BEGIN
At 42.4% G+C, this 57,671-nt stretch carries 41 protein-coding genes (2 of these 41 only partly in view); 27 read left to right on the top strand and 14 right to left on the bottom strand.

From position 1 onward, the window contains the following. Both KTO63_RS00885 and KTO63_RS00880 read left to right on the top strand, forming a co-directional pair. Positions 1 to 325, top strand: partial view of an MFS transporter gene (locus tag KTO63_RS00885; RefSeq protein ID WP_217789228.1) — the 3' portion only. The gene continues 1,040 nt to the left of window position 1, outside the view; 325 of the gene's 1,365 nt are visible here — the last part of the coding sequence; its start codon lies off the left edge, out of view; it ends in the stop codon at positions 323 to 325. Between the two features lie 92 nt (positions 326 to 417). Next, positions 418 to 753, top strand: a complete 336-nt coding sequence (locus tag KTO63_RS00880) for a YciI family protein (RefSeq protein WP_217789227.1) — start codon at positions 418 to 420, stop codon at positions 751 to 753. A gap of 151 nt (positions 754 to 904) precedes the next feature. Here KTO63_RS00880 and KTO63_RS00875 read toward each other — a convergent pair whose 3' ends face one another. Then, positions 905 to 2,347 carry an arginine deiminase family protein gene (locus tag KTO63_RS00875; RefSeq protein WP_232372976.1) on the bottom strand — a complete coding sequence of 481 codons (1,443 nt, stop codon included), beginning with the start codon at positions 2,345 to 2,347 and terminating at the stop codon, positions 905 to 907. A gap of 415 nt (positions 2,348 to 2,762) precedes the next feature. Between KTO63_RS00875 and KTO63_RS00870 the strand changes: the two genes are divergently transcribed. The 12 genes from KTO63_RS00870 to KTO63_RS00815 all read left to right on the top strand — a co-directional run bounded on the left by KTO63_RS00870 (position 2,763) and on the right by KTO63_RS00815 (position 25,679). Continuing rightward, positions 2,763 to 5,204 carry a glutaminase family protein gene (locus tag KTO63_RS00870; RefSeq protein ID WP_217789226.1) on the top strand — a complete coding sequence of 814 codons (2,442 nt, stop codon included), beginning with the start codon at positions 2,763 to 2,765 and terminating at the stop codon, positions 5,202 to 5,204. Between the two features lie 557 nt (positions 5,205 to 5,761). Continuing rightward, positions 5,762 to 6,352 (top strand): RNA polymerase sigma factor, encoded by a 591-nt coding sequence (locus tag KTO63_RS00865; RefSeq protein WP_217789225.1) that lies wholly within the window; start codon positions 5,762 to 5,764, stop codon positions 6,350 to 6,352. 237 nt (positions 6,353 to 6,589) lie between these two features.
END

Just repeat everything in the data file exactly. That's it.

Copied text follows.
At 42.4% G+C, this 57,671-nt stretch carries 41 protein-coding genes (2 of these 41 only partly in view); 27 read left to right on the top strand and 14 right to left on the bottom strand.

From position 1 onward, the window contains the following. Both KTO63_RS00885 and KTO63_RS00880 read left to right on the top strand, forming a co-directional pair. Positions 1 to 325, top strand: partial view of an MFS transporter gene (locus tag KTO63_RS00885; RefSeq protein ID WP_217789228.1) — the 3' portion only. The gene continues 1,040 nt to the left of window position 1, outside the view; 325 of the gene's 1,365 nt are visible here — the last part of the coding sequence; its start codon lies off the left edge, out of view; it ends in the stop codon at positions 323 to 325. Between the two features lie 92 nt (positions 326 to 417). Next, positions 418 to 753, top strand: a complete 336-nt coding sequence (locus tag KTO63_RS00880) for a YciI family protein (RefSeq protein WP_217789227.1) — start codon at positions 418 to 420, stop codon at positions 751 to 753. A gap of 151 nt (positions 754 to 904) precedes the next feature. Here KTO63_RS00880 and KTO63_RS00875 read toward each other — a convergent pair whose 3' ends face one another. Then, positions 905 to 2,347 carry an arginine deiminase family protein gene (locus tag KTO63_RS00875; RefSeq protein WP_232372976.1) on the bottom strand — a complete coding sequence of 481 codons (1,443 nt, stop codon included), beginning with the start codon at positions 2,345 to 2,347 and terminating at the stop codon, positions 905 to 907. A gap of 415 nt (positions 2,348 to 2,762) precedes the next feature. Between KTO63_RS00875 and KTO63_RS00870 the strand changes: the two genes are divergently transcribed. The 12 genes from KTO63_RS00870 to KTO63_RS00815 all read left to right on the top strand — a co-directional run bounded on the left by KTO63_RS00870 (position 2,763) and on the right by KTO63_RS00815 (position 25,679). Continuing rightward, positions 2,763 to 5,204 carry a glutaminase family protein gene (locus tag KTO63_RS00870; RefSeq protein ID WP_217789226.1) on the top strand — a complete coding sequence of 814 codons (2,442 nt, stop codon included), beginning with the start codon at positions 2,763 to 2,765 and terminating at the stop codon, positions 5,202 to 5,204. Between the two features lie 557 nt (positions 5,205 to 5,761). Continuing rightward, positions 5,762 to 6,352 (top strand): RNA polymerase sigma factor, encoded by a 591-nt coding sequence (locus tag KTO63_RS00865; RefSeq protein WP_217789225.1) that lies wholly within the window; start codon positions 5,762 to 5,764, stop codon positions 6,350 to 6,352. 237 nt (positions 6,353 to 6,589) lie between these two features.